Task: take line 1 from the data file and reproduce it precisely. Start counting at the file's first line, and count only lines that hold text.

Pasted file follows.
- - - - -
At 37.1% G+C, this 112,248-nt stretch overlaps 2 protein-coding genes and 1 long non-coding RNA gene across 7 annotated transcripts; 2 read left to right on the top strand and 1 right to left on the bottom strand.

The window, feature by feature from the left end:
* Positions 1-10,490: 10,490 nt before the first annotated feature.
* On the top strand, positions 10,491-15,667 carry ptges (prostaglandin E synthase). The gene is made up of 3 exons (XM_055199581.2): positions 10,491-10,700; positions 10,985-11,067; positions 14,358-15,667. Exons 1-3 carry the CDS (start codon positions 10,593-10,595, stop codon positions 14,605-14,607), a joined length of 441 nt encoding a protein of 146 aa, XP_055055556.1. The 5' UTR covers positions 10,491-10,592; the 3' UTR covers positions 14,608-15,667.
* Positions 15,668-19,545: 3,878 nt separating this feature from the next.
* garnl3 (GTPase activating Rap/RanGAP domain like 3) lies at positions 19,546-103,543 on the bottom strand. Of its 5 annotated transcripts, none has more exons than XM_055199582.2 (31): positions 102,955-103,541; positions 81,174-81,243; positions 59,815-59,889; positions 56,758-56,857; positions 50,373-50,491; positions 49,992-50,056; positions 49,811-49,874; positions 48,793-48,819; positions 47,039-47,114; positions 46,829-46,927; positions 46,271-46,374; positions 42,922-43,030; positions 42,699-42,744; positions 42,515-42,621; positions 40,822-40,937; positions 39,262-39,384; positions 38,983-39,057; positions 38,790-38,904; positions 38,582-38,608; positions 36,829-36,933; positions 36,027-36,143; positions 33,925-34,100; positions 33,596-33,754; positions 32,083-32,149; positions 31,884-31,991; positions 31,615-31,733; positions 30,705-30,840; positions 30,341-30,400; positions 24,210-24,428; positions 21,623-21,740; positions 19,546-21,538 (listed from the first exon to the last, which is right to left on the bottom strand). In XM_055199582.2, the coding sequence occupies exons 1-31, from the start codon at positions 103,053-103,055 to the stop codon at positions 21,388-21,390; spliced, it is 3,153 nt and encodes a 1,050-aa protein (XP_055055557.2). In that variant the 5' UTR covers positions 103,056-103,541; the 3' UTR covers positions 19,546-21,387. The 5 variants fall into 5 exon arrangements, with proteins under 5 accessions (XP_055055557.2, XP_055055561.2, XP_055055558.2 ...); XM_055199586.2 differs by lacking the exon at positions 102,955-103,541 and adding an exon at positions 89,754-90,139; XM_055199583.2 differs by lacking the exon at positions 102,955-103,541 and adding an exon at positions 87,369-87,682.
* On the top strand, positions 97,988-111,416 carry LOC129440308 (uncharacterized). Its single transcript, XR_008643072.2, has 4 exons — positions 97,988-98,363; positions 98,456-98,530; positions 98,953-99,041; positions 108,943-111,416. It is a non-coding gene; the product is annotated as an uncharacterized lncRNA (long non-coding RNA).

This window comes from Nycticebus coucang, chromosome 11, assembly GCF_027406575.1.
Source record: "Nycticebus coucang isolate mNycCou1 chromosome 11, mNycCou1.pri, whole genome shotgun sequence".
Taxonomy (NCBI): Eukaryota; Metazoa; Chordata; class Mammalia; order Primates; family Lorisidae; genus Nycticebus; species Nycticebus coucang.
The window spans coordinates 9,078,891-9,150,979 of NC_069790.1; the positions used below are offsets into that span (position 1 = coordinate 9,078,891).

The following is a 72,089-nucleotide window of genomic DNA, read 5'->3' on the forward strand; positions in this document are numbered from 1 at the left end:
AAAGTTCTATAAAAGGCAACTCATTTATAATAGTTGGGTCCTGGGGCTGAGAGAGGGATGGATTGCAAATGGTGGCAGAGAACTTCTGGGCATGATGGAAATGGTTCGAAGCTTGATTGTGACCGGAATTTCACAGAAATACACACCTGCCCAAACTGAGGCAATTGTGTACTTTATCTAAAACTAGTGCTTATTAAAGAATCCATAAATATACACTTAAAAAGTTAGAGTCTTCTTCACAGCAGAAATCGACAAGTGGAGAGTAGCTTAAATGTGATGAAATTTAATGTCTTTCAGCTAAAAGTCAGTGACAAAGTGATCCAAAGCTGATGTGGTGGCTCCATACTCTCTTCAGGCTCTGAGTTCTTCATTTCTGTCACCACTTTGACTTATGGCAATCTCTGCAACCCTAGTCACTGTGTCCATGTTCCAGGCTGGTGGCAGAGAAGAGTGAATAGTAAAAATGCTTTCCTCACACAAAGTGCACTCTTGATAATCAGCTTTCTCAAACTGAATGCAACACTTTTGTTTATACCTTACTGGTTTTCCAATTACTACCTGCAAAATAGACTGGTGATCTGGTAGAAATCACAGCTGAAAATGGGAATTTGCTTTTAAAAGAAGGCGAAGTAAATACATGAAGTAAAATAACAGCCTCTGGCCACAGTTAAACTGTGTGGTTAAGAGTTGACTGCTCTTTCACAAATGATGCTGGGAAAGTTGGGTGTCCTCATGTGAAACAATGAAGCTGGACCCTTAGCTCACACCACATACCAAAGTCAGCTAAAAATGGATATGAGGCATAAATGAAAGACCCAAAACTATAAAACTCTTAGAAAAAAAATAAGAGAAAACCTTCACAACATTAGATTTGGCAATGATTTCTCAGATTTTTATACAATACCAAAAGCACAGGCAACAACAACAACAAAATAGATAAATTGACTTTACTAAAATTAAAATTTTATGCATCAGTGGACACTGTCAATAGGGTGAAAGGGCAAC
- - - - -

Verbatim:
At 37.1% G+C, this 112,248-nt stretch overlaps 2 protein-coding genes and 1 long non-coding RNA gene across 7 annotated transcripts; 2 read left to right on the top strand and 1 right to left on the bottom strand.